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With CodePen being a front-end environment, of course, you can use things like localStorage or indexedDB to store data. You know, data that will be there even if the page refreshes. But that data is only for the one person looking at your creation, it’s not data stored in some permanent database that persists across time and sessions and all that.
Need that? There are plenty of options.
Firebase has two things that are mighty appealing to CodePen users. One is easy authentication entirely client-side, so you can get going with secure (and user-based) data storage with no middleman. Two is that the data storage can be real-time in that you can not only store and retrieve data but react to changes in that data should it happen anywhere else. Kitt Hodsden wrote quite a robust intro article on building a blog (read & write) with Firebase.
Webtask‘s primary function is a clean little UI for creating cloud functions. That’s useful for all sorts of things, and data storage is one of them. Webtask could be your middleman for data storage anywhere, but has its own simple 500KB data store if that’s enough for you.
Speaking of cloud functions, Code.xyz is a lot like Webtask in that it allows you to create cloud functions easily with their in-browser editor. They pitch it as “building APIs”, which is essentially what you are doing. This could be your middleman for communicating with any other data storage tool, for example, MongoDB.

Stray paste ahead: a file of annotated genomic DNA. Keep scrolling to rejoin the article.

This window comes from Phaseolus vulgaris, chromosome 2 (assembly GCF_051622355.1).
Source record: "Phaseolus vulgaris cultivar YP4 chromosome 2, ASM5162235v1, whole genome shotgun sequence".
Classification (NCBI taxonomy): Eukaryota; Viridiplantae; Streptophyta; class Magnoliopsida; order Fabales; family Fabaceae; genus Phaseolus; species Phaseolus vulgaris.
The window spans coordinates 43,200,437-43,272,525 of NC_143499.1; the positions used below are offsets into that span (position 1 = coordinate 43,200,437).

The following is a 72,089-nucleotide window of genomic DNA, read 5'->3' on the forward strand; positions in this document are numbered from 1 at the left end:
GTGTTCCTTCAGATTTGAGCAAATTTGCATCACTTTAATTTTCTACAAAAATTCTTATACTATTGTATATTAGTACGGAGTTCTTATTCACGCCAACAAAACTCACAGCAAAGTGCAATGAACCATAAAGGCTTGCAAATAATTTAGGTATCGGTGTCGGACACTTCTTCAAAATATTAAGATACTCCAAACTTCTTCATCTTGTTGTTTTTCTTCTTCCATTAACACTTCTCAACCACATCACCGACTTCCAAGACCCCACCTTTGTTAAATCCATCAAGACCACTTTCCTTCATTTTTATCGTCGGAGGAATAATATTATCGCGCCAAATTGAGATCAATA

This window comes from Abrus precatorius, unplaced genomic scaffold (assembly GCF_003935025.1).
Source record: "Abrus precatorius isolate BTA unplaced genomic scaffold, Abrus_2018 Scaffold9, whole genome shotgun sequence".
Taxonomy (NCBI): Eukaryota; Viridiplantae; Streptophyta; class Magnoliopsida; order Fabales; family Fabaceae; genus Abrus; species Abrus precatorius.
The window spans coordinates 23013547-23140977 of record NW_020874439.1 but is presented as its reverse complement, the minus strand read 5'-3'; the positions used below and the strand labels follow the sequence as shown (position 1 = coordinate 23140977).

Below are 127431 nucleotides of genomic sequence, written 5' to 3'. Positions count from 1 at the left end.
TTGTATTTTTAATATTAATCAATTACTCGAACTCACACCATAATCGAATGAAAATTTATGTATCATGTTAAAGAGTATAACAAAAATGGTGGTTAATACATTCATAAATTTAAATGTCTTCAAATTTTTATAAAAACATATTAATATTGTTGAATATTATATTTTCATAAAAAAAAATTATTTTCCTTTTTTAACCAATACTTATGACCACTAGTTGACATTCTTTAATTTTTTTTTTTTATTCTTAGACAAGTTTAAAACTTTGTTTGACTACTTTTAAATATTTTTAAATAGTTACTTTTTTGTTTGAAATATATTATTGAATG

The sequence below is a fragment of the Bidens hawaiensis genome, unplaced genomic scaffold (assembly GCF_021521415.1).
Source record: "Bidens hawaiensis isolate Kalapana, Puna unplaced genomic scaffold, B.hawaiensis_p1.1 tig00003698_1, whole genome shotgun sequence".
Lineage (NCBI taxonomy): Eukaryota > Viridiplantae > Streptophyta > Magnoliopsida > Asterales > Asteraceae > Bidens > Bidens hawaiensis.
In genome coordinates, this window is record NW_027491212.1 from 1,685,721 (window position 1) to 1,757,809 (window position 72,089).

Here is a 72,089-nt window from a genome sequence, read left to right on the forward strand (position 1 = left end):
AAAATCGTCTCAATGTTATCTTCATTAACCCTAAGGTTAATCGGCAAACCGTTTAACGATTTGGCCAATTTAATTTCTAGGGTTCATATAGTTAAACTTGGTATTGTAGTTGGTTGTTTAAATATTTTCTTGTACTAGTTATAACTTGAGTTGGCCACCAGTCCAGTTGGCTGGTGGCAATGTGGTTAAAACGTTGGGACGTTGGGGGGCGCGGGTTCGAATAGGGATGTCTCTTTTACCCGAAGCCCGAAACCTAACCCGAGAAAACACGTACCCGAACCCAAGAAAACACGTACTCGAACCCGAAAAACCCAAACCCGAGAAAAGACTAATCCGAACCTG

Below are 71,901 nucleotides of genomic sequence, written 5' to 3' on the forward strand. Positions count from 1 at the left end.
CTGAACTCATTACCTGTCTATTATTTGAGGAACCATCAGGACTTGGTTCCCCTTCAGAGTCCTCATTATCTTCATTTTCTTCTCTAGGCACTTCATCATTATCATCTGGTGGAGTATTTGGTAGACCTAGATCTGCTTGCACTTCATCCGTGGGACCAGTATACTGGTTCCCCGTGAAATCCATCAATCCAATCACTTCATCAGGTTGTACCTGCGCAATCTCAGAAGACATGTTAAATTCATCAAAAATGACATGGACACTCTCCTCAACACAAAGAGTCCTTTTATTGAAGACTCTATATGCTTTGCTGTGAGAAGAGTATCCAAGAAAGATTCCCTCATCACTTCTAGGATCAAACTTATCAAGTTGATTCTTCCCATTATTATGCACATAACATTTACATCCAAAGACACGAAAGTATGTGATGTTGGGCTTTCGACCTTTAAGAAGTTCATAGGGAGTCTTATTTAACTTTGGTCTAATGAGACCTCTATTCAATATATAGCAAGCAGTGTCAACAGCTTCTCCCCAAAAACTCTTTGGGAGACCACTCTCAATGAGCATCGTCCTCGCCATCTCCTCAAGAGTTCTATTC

Dump some JSON in JSONBin, save a Bin, and get CRUD (Create Read Update Delete) APIs for all of it.
You can drop your JSON in n:point, but additionally, you can create a schema that enforces the structure of that JSON, so you can’t change the data and screw things up. It has read APIs, including sub-property access so you don’t have to load everything, but no write APIs yet.
Did you know you have programmatic API access to your spreadsheets in Google Docs? It requires OAuth and doesn’t look particularly friendly to get started with, but it’s free and there are tons of people that use and are comfortable in Google Sheets. Very worth noting is Sheetsu, which connects your Google Sheets to your websites in much friendlier and interesting ways and Sheetbase for an abstracted/simplified API. There is also Sheet2site which is more of a site builder that uses a Google Sheet for all the content.
Fieldbook is like a modern take on spreadsheets with the idea that the spreadsheets you make are powerful databases also. Tabledo is an example of a site builder tool on top of Fieldbook like Sheet2site is for Google Sheets. The reason for pointing it out here is that your Fieldbook spreadsheets have full featured CRUD API’s for your data.
Airtable is probably the biggest fanciest player in the data storage with nice UI category. Their tag line is even “Looks like a spreadsheet. Acts like a database.” Spreadsheets in Airtable are incredibly nice and intuitive UI features like table cells that can be select menus, or files, or displayed with powerful filters. And listed here of course because you can use their APIs to access and change all that data. We’ve podcasted about Airtable before.
Remember with any of these services in which that you need API keys, using cloud functions is the way to interact with them to protect those keys. That’s why we put in services like Webtask and Code.xyz.